Nov 3, 2012; Los Angeles, CA, USA; Oregon Ducks quarterback Marcus Mariota (8) is pressured by Southern California Trojans defensive tackle George Uko (90) and Morgan Breslin (91) at the Los Angeles Memorial Coliseum. Mandatory Credit: Kirby Lee/Image of Sport-USA TODAY Sports

Pac-12 Coaches Sound Off On No-Huddle Offense Debate

Sentiment against the no-huddle offense may be growing in the Southeast, but its proponents in the West came to the style’s defense at last week’s Pac-12 media day.

Current dean of college football and Alabama Crimson Tide head coach Nick Saban set the narrative, last season asking rhetorically if this style is “what we want the game to be.”

Saban and new Arkansas Razorbacks head coach Bret Bielema upped the ante this off-season when they said the no-huddle presented safety concerns.

Arizona State Todd Graham called the suggestion of injury risk “crazy.” He said “that’s what I think” when asked if critics’ motivations were strategic.

“There’s no safety issue,” he said. “It’s just hard to defend.”

Graham’s ASU team was an example of just how hard the no-huddle offense is to defend. The Sun Devils were the nation’s No. 14 scoring offense, posting 38.4 points per game.

ASU ran 1011 plays in 13 games, nearly 78 snaps an outing.

Graham’s defense of uptempo offense comes from a defensive place. His background is on the defensive side of the ball, where he was coordinator at West Virginia and Tulsa before taking on his first head coaching position.

But as a coach with a defensive background, he identifies himself through his offensive philosophy.

“I’m a no-huddle guy,” Graham said. “I’ve been a no-huddle coach since 1994.”

Like-minded coaches are changing the landscape of the SEC. Gus Malzahn and Butch Jones hope to have success similar to that Hugh Freeze had running an uptempo style at Ole Miss. New Kentucky head coach Mark Stoops brought on uptempo offensive coordinator Neal Brown.

Kevin Sumlin set the benchmark for no-huddle offenses in the SEC. His Texas A&M team was the only to beat Saban’s Crimson Tide in 2012. Hurry-up systems are infiltrating the league, and will continue to so long as coaches see promise in its potential.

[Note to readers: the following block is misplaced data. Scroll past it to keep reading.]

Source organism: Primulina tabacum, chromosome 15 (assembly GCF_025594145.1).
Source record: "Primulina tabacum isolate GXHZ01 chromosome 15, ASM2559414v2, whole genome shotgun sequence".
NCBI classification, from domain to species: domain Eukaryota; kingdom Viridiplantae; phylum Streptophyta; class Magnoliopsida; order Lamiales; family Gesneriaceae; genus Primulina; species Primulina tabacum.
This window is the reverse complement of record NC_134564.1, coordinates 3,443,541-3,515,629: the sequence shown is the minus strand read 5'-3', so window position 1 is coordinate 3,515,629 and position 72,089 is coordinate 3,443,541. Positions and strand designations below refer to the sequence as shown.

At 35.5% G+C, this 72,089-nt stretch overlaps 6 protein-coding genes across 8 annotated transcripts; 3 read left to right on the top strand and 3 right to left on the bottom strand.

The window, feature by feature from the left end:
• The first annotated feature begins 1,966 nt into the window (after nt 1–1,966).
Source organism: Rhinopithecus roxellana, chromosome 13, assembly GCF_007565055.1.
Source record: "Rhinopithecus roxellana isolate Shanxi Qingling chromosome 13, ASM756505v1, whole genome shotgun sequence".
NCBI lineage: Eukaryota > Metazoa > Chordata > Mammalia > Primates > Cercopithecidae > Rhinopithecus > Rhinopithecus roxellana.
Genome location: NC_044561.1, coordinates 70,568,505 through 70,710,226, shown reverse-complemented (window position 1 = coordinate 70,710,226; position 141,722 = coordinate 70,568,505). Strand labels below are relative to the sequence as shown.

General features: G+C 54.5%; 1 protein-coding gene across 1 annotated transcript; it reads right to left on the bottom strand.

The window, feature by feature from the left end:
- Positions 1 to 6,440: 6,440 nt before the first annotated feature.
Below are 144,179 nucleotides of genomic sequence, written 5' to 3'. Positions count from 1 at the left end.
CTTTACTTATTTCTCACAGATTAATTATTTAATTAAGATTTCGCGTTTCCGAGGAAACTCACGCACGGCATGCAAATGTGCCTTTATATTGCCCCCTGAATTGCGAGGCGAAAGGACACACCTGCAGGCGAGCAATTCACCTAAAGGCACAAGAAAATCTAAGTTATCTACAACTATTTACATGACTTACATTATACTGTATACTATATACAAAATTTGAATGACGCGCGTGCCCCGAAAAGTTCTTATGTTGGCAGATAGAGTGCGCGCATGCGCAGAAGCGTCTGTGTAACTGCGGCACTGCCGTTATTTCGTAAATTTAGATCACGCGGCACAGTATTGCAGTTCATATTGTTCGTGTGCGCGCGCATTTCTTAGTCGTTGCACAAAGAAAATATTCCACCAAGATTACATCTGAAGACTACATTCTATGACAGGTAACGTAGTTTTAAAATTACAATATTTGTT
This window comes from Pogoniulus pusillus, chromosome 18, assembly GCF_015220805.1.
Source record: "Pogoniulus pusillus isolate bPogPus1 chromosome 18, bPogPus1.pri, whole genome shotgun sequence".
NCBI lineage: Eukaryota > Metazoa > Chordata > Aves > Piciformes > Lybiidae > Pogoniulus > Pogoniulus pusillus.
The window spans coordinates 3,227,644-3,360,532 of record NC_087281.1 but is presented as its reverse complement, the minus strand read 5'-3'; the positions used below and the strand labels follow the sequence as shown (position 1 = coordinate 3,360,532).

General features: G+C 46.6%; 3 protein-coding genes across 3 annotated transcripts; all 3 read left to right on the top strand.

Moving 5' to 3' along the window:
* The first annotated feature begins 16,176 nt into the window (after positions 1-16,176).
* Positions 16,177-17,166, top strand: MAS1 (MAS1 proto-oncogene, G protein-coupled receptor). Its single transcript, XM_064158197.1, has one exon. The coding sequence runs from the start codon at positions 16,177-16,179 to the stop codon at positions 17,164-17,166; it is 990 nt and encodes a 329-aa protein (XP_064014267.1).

Rather than lament and fight the trend, Bielema and Saban can look to where such systems are most prevalent.

In the Pac-12 Conference, no-huddle offenses are the norm. Arizona, Arizona State, Oregon, UCLA and Washington State all ran unique variations of the spread offense and pushed the tempo.

The Pac-12 was home to six of the nation’s top 40 scoring offenses in 2012. The only conference with more was the Big 12, another have for no-huddles. And the no-huddle’s reach will further expand through the Pac-12 in 2013.

Cal’s hire of Sonny Dykes promises the advent of the Bear Raid. Utah brought on Dennis Erickson to help Brian Johnson coordinate the offense, and the Utes feature a quarterback suited to the hurry-up style. Washington head coach Steve Sarkisian has also implemented a no-huddle at Washington.

Sarkisian said that improved defense of the no-huddle is a point of emphasis for his team in 2013. As a coach working to prepare his team for plenty of uptempo opponents, Sarkisian had some simple advice for opponents of the no-huddle.

“They have 85 guys on scholarship. Play them,” he said.

Rich Rodriguez brought his version of the hurry-up to Arizona last season, leading the Wildcats to a 38.2 point per game average. As prolific as UA’s offense was, an injury plagued defense gave up points at a comparable pace.

October 6, 2012; Stanford, CA, USA; Stanford Cardinal quarterback Josh Nunes (6) looks to run past Arizona Wildcats linebacker Jake Fischer (33) in the fourth quarter at Stanford Stadium. The Cardinal defeated the Wildcats 54-48. Mandatory Credit: Cary Edmondson-USA TODAY Sports

UA had one of the most thin defensive rosters in the nation. Going deep into the reserves was not an option for the Wildcats, forcing starters like linebacker Jake Fischer to regularly play 80 snaps per game.

He said being properly prepared for the no-huddle offense conditioned him for facing it in game situations.

“It’s different for me, because we practice against it everyday,” Fischer said. “Maybe teams from the SEC that like to play a more downhill running style, I can see how that would be a problem because guys get tired.”

Of course, being a traditional offensive team playing defenses accustomed to opposing hurry-up squads has its advantages.

“When we play against teams like Stanford that huddle, we get antsy,” Fischer explained.

Stanford is the reigning Pac-12 champion. The Cardinal sewed up its divisional title by grinding down the conference’s pace setter, Oregon, to just 14 points. Stanford then punched its ticket to the Rose Bowl by holding Pac-12 South champion and hurry-up offensive team UCLA 10 points below its season average.

Stanford’s success playing an old school style is the mirror opposite what’s happening in the SEC.

Cardinal head coach David Shaw and defensive coordinator Derek Mason developed a blueprint for slowing down its conference counterparts, particularly Oregon, in much the same way SEC teams are adopting the hurry-up to oppose Alabama.

Tags: Alabama Crimson Tide Arizona State Sun Devils Arkansas Razorbacks Football Stanford Cardinal Washington Huskies

comments powered by Disqus